Areas of literacy and a selection of activities
 

The board facilitates beginning reading instruction

This technology has much potential for early literacy instruction. For me it became an extension of my right arm, in that I was able to point at, rearrange, and re-create text quickly, while still maintaining good eye contact and communication with my students.

This connection with students maintained their involvement in the lessons. The digital whiteboard let me prepare and present literacy lessons in a manner that allowed for easy navigation to lesson components. The board allowed use of multiple senses, leading to increased levels of engagement and greater understanding. Color and visual display drew attention to concepts about text and conventions of print.

These advantages, as well as the ability to manipulate text, were all important considerations for me for use of the digital whiteboard. While all of these factors greatly influenced my enthusiasm for use of this technological tool, as a teacher of young children I continue to be cognizant of the need to vary activities, use authentic reading and writing materials and experiences, and incorporate movement and change of location. Play, art, music, and movement were necessary components of the new technology. In other words, while the board served as an extremely useful tool for literacy and language instruction, the developmental levels and thus the developmental needs of young children must be kept in mind.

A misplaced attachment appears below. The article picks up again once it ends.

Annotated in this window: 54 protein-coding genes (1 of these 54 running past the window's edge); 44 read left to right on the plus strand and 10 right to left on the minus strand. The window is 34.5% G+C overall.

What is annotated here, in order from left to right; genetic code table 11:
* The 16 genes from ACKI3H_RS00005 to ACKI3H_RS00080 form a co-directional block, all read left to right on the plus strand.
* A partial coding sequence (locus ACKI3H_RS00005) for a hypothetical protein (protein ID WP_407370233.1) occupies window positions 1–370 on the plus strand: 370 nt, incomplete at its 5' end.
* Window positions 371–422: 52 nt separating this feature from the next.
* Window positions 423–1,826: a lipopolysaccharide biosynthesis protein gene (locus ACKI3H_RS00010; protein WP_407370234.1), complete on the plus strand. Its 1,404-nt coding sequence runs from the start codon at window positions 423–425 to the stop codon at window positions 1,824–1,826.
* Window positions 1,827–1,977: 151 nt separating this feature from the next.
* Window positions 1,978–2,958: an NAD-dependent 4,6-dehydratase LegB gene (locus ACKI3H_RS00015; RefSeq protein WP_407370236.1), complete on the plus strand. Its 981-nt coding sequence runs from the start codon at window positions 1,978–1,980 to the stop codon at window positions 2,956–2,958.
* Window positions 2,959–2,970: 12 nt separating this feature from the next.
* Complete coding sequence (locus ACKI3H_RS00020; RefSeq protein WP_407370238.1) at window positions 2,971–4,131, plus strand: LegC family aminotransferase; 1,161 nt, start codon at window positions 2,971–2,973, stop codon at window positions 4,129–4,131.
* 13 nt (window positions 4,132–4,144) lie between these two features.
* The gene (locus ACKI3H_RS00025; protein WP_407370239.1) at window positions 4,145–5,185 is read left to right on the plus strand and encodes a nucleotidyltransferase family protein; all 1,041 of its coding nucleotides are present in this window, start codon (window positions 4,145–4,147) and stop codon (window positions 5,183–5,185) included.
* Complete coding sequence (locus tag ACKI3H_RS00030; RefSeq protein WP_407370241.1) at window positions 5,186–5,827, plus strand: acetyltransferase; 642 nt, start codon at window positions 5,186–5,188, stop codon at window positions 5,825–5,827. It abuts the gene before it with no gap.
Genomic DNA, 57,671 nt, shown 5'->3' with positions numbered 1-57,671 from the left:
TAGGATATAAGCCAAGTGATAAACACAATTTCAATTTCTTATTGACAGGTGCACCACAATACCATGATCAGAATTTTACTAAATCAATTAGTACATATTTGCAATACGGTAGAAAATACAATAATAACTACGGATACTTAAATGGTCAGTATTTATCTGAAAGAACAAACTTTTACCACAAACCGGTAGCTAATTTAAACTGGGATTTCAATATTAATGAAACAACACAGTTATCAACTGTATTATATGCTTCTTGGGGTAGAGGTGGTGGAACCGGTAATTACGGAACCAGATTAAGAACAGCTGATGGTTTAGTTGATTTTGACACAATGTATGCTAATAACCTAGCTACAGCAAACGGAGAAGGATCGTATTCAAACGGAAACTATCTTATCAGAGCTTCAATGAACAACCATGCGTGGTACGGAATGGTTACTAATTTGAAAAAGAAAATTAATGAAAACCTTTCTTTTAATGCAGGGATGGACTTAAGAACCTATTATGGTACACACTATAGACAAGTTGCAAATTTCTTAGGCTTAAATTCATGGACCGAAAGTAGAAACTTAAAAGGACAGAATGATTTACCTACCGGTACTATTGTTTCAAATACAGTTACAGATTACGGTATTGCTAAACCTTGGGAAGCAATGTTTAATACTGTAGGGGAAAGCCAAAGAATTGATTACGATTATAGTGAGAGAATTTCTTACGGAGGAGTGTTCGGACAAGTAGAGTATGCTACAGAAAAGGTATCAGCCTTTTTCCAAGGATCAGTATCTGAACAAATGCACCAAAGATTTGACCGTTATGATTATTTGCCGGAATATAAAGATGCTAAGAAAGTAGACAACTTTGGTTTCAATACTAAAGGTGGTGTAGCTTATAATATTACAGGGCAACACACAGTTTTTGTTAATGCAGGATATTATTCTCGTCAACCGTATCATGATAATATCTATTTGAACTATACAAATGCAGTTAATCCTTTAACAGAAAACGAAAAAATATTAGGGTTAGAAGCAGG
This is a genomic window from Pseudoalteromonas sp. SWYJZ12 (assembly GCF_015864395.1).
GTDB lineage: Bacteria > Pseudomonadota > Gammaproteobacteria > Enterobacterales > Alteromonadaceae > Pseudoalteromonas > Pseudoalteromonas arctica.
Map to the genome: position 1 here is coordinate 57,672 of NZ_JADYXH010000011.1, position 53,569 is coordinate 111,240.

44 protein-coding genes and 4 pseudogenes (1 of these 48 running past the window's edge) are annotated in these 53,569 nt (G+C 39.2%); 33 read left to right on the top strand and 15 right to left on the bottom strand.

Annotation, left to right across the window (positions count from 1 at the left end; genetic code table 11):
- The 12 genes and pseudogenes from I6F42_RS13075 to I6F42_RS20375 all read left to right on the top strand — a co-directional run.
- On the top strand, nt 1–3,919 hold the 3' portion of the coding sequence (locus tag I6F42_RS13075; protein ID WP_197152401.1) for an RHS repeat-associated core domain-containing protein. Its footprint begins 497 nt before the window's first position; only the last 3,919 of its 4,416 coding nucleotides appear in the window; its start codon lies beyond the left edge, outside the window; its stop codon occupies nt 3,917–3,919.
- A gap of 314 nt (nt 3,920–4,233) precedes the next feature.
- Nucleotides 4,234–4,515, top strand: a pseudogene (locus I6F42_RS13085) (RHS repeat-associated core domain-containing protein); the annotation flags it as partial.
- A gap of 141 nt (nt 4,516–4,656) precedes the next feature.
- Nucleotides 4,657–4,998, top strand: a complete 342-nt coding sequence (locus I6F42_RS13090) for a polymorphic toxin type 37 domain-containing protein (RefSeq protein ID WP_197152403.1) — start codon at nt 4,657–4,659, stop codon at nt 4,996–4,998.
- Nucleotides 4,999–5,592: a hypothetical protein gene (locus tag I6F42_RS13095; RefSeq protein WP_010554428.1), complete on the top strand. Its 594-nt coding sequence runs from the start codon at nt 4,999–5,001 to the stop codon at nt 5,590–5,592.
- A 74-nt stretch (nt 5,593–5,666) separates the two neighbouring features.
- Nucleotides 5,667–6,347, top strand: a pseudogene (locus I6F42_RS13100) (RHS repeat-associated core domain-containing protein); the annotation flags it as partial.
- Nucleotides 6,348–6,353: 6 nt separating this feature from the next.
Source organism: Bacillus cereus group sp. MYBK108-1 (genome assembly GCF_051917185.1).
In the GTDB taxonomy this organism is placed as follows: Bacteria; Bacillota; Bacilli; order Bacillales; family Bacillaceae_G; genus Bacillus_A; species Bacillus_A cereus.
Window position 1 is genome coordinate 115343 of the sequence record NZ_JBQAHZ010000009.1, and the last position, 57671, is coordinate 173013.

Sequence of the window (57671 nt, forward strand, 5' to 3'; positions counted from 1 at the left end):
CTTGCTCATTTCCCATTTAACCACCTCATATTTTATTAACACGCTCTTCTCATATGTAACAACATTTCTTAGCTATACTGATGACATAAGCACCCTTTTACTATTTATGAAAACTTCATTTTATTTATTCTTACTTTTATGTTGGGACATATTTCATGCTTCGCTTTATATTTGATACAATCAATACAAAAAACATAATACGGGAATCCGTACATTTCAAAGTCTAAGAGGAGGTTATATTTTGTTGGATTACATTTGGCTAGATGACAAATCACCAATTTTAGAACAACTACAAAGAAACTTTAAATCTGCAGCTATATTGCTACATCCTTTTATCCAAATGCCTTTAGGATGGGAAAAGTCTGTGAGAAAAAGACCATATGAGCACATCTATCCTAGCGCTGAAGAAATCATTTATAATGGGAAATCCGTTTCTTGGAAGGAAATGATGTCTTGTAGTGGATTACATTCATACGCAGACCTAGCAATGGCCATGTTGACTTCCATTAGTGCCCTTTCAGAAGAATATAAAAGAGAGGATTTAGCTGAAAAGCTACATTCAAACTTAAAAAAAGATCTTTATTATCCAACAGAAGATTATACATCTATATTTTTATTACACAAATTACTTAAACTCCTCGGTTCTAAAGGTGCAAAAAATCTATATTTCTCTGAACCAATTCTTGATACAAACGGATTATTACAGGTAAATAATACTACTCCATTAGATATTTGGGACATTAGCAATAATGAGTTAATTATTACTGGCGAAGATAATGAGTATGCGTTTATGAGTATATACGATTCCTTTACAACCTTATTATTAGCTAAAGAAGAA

In the future I will work to increase student engagement during literacy lessons through use of the board in small-group settings where students may more frequently respond to text through manipulation of it. It’s important to keep the focus on literacy and language learning, and not on the tool. My goal is to model this through my attitude, words, and actions.

The process of learning to read is truly complex. As educators we continue to learn more about this process and to seek ways to help young children become successful readers and writers. Incorporating the digital whiteboard in our practice as a tool to teach early literacy skills may help us reach young children in many positive and powerful ways. The students’ involvement with and demonstration of skills when the digital whiteboard is used may prompt continued use and research of this tool. As we persist in learning more about the reading process and effective instructional practices, this tool may assist young learners as they become excited and ever more proficient readers and writers.